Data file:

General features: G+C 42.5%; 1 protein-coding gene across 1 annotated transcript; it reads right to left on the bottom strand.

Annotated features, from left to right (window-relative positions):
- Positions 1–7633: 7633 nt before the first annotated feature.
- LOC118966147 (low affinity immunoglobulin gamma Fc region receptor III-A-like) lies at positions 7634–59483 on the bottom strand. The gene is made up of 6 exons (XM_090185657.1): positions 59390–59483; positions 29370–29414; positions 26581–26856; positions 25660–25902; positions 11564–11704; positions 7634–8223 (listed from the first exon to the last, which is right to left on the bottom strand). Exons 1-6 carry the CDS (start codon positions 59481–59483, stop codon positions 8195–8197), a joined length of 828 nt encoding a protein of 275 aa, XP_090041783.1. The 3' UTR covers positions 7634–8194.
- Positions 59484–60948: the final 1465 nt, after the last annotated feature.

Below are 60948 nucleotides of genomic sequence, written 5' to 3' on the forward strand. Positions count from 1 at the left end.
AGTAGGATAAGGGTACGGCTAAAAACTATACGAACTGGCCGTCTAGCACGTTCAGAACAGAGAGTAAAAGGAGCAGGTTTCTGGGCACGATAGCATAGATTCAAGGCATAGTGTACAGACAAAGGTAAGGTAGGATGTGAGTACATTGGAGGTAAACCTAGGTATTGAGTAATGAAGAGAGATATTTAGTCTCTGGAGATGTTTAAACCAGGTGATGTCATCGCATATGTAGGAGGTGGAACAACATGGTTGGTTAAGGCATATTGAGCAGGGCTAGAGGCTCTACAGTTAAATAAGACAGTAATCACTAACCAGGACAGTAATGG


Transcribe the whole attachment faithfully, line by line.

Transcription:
General features: G+C 42.5%; 1 protein-coding gene across 1 annotated transcript; it reads right to left on the bottom strand.

Annotated features, from left to right (window-relative positions):
- Positions 1–7633: 7633 nt before the first annotated feature.
- LOC118966147 (low affinity immunoglobulin gamma Fc region receptor III-A-like) lies at positions 7634–59483 on the bottom strand. The gene is made up of 6 exons (XM_090185657.1): positions 59390–59483; positions 29370–29414; positions 26581–26856; positions 25660–25902; positions 11564–11704; positions 7634–8223 (listed from the first exon to the last, which is right to left on the bottom strand). Exons 1-6 carry the CDS (start codon positions 59481–59483, stop codon positions 8195–8197), a joined length of 828 nt encoding a protein of 275 aa, XP_090041783.1. The 3' UTR covers positions 7634–8194.
- Positions 59484–60948: the final 1465 nt, after the last annotated feature.

Below are 60948 nucleotides of genomic sequence, written 5' to 3' on the forward strand. Positions count from 1 at the left end.
AGTAGGATAAGGGTACGGCTAAAAACTATACGAACTGGCCGTCTAGCACGTTCAGAACAGAGAGTAAAAGGAGCAGGTTTCTGGGCACGATAGCATAGATTCAAGGCATAGTGTACAGACAAAGGTAAGGTAGGATGTGAGTACATTGGAGGTAAACCTAGGTATTGAGTAATGAAGAGAGATATTTAGTCTCTGGAGATGTTTAAACCAGGTGATGTCATCGCATATGTAGGAGGTGGAACAACATGGTTGGTTAAGGCATATTGAGCAGGGCTAGAGGCTCTACAGTTAAATAAGACAGTAATCACTAACCAGGACAGTAATGG